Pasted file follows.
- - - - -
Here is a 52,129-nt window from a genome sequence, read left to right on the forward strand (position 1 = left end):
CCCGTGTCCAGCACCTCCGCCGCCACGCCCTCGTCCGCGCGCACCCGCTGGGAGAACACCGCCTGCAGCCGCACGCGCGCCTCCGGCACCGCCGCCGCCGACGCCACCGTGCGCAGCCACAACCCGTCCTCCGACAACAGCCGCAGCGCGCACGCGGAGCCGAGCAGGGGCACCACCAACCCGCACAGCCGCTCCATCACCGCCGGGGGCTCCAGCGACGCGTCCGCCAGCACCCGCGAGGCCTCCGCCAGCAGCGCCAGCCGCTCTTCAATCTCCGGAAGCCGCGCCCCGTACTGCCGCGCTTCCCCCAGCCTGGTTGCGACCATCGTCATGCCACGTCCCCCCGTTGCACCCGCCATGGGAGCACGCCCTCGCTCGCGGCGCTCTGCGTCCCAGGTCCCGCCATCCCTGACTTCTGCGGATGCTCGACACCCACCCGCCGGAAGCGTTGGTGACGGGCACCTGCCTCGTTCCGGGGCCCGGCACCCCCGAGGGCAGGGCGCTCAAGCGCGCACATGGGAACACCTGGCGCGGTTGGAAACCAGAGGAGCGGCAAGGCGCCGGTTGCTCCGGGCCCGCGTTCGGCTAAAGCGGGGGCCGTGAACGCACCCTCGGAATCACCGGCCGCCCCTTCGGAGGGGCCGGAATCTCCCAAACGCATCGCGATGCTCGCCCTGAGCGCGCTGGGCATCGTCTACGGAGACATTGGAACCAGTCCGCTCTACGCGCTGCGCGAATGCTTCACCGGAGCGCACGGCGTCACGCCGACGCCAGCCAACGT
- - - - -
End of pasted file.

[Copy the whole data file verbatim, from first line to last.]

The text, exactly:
Here is a 52,129-nt window from a genome sequence, read left to right on the forward strand (position 1 = left end):
CCCGTGTCCAGCACCTCCGCCGCCACGCCCTCGTCCGCGCGCACCCGCTGGGAGAACACCGCCTGCAGCCGCACGCGCGCCTCCGGCACCGCCGCCGCCGACGCCACCGTGCGCAGCCACAACCCGTCCTCCGACAACAGCCGCAGCGCGCACGCGGAGCCGAGCAGGGGCACCACCAACCCGCACAGCCGCTCCATCACCGCCGGGGGCTCCAGCGACGCGTCCGCCAGCACCCGCGAGGCCTCCGCCAGCAGCGCCAGCCGCTCTTCAATCTCCGGAAGCCGCGCCCCGTACTGCCGCGCTTCCCCCAGCCTGGTTGCGACCATCGTCATGCCACGTCCCCCCGTTGCACCCGCCATGGGAGCACGCCCTCGCTCGCGGCGCTCTGCGTCCCAGGTCCCGCCATCCCTGACTTCTGCGGATGCTCGACACCCACCCGCCGGAAGCGTTGGTGACGGGCACCTGCCTCGTTCCGGGGCCCGGCACCCCCGAGGGCAGGGCGCTCAAGCGCGCACATGGGAACACCTGGCGCGGTTGGAAACCAGAGGAGCGGCAAGGCGCCGGTTGCTCCGGGCCCGCGTTCGGCTAAAGCGGGGGCCGTGAACGCACCCTCGGAATCACCGGCCGCCCCTTCGGAGGGGCCGGAATCTCCCAAACGCATCGCGATGCTCGCCCTGAGCGCGCTGGGCATCGTCTACGGAGACATTGGAACCAGTCCGCTCTACGCGCTGCGCGAATGCTTCACCGGAGCGCACGGCGTCACGCCGACGCCAGCCAACGT